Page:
Older Americans are key players abroad
When Dorothy Wooldridge arrived in Ghana as a Peace Corps Volunteer at the age of 79, villagers had difficulty accepting that she was there to work.
They came to discover just how capable she was. Wooldridge became a key catalyst who helped her village transform a cocoa plantation into a revenue-generating tourist hub.
“By the time I left, I was a legend in Ghana,” Wooldridge said.
To celebrate Older Americans Month, the Peace Corps recognizes Wooldridge and the many older Americans like her who serve as Volunteers. Because of their extensive skills and experience, older Volunteers often make significant contributions in their communities abroad.
According to the Corporation for National and Community Service (CNCS), senior volunteering reached a 10-year high in 2013 with and one in three volunteers at or over the age of 55. Many seniors are choosing to serve the global community as Peace Corps Volunteers. Currently, 7 percent of Peace Corps Volunteers are over the age of 50, and many serve in their sixties, seventies, and beyond. There is no upper age limit to qualify.
At recruitment events, Wooldridge shares stories from her time in Ghana and encourages potential applicants who are older.
“I love sharing my story… with people who say, ‘I wanted to do that when I was in college, but my parents wouldn’t let me go, and I’m too old now,’” Wooldridge said.
Marcee Chipman is a 68-year-old Volunteer nearing the completion of her service in Senegal. Chipman’s 40 years of experience in law and business, as well as her fluency in French, have been essential in helping her integrate with and serve her community of St. Louis.
“My main project was helping several shops promote their products to tourists,” Chipman said. “My secondary project was to create walking-tour pamphlets and utilize social media to promote local art, history and a national bird reserve. Finally, I also taught a course on entrepreneurship for young electricians.”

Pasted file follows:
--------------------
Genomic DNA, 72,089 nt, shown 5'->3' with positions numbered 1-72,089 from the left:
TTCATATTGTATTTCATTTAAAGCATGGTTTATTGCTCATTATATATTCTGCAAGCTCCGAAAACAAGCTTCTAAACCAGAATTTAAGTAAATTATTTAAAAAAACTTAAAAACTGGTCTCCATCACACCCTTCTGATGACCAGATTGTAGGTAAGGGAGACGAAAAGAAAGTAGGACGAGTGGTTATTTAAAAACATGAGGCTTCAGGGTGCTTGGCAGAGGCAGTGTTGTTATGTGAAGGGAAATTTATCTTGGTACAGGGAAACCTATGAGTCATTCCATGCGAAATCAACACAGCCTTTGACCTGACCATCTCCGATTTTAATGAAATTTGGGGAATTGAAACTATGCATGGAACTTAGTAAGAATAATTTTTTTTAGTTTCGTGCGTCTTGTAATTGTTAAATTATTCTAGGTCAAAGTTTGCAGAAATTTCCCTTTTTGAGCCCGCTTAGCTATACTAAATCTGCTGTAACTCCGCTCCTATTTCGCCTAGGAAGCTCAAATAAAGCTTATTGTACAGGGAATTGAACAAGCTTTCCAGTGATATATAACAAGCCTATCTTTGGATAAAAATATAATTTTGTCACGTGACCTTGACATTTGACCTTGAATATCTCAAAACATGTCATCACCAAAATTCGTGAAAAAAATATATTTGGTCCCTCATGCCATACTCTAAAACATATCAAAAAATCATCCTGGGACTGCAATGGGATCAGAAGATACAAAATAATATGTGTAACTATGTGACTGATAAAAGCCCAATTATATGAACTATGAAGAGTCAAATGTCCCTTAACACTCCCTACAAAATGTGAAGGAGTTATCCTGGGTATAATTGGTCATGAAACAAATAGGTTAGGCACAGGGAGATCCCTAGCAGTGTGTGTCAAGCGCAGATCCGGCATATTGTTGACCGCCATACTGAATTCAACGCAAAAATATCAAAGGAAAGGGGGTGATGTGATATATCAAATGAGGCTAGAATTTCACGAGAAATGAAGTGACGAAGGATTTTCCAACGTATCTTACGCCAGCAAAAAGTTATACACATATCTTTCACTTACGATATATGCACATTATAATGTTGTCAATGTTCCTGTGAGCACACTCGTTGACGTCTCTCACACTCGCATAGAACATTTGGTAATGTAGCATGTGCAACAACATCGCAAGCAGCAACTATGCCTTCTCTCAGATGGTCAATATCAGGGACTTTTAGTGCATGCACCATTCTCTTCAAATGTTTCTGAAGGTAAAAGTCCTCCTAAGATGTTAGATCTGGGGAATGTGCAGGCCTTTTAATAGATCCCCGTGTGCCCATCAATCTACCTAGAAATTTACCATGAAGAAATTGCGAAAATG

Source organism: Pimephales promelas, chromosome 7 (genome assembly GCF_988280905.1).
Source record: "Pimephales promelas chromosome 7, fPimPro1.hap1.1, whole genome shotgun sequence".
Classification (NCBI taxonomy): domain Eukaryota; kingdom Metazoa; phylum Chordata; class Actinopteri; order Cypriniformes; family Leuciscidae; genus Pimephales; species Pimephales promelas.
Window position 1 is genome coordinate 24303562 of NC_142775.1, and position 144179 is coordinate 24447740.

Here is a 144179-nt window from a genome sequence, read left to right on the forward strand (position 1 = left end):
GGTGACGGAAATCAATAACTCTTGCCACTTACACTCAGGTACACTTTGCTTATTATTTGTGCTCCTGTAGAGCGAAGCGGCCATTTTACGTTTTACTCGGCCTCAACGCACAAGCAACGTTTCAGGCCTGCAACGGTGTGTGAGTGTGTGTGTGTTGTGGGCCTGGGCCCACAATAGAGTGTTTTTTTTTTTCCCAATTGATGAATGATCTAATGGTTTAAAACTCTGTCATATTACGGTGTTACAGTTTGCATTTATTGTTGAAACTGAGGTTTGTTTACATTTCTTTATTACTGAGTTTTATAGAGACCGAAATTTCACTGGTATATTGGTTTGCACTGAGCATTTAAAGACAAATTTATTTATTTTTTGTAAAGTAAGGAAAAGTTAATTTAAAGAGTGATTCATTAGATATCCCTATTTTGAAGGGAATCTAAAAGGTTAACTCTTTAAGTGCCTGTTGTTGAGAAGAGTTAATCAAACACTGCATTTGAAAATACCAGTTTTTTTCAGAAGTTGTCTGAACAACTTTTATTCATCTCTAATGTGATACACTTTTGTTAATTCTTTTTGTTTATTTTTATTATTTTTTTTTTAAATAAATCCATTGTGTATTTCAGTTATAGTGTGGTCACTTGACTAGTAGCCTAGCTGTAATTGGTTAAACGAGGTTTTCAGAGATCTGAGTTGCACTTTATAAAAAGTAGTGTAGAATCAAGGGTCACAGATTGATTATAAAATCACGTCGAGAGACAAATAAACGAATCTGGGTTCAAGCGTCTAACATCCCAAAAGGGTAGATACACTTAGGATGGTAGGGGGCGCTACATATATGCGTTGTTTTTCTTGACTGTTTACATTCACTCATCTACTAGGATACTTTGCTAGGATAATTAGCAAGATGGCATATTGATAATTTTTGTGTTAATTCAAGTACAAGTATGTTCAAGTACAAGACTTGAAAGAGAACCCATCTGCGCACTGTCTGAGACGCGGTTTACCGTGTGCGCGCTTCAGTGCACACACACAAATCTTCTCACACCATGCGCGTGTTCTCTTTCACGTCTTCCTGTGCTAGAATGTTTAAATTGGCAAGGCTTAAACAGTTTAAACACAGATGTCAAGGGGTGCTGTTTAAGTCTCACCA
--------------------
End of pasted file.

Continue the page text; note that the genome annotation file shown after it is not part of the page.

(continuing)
In addition to bringing her lifetime of work experience, Chipman feels that being an older Volunteer has given her credibility in Senegal.
“Age has high standing and respect in the culture, thus being older than the life expectancy of 65 in Senegal has opened many doors,” Chipman said. “If they learn that I am an attorney in the U.S., the respect doubles.”
Yet Chipman feels that the challenges during her Volunteer experience have had little to do with age.
“My biggest challenge was the first year, accepting and integrating with the culture of Senegal. Learning how they think and why they think as they do,” Chipman said. “I had to learn that time is not important here—if it doesn’t happen today, it will happen tomorrow. I now approach things with small steps. I’ve learned to recognize what is the most important: peace of mind and tranquility.”
Ultimately, it has been Chipman’s attitude that has kept her open to all that life has to offer, including the experience of being a Peace Corps Volunteer.
“Actual retirement will not happen; that is not my way of life,” Chipman said. “There are many roads to follow and doors to open, people to meet and hands to hold. My personal energy thrives on new challenges and adventures. The game clock is still running!”